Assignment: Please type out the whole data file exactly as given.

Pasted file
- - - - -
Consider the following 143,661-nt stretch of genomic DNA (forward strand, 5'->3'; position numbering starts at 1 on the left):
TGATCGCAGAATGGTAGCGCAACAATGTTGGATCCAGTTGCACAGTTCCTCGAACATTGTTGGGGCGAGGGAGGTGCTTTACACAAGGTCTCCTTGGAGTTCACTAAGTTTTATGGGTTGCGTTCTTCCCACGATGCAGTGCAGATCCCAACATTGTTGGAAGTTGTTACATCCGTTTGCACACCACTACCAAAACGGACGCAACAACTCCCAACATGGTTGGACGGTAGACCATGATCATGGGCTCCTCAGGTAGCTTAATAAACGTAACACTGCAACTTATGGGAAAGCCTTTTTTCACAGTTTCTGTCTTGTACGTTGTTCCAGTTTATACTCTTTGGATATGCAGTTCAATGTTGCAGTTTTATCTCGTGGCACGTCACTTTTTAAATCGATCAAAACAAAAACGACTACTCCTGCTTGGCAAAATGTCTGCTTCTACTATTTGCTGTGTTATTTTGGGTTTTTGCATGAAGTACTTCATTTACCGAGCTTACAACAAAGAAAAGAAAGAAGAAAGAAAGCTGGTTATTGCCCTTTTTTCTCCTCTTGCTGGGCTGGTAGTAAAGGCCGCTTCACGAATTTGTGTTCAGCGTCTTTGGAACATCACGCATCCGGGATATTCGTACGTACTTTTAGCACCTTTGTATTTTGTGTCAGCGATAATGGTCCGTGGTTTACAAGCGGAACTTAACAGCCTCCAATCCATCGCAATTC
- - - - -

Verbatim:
Consider the following 143,661-nt stretch of genomic DNA (forward strand, 5'->3'; position numbering starts at 1 on the left):
TGATCGCAGAATGGTAGCGCAACAATGTTGGATCCAGTTGCACAGTTCCTCGAACATTGTTGGGGCGAGGGAGGTGCTTTACACAAGGTCTCCTTGGAGTTCACTAAGTTTTATGGGTTGCGTTCTTCCCACGATGCAGTGCAGATCCCAACATTGTTGGAAGTTGTTACATCCGTTTGCACACCACTACCAAAACGGACGCAACAACTCCCAACATGGTTGGACGGTAGACCATGATCATGGGCTCCTCAGGTAGCTTAATAAACGTAACACTGCAACTTATGGGAAAGCCTTTTTTCACAGTTTCTGTCTTGTACGTTGTTCCAGTTTATACTCTTTGGATATGCAGTTCAATGTTGCAGTTTTATCTCGTGGCACGTCACTTTTTAAATCGATCAAAACAAAAACGACTACTCCTGCTTGGCAAAATGTCTGCTTCTACTATTTGCTGTGTTATTTTGGGTTTTTGCATGAAGTACTTCATTTACCGAGCTTACAACAAAGAAAAGAAAGAAGAAAGAAAGCTGGTTATTGCCCTTTTTTCTCCTCTTGCTGGGCTGGTAGTAAAGGCCGCTTCACGAATTTGTGTTCAGCGTCTTTGGAACATCACGCATCCGGGATATTCGTACGTACTTTTAGCACCTTTGTATTTTGTGTCAGCGATAATGGTCCGTGGTTTACAAGCGGAACTTAACAGCCTCCAATCCATCGCAATTC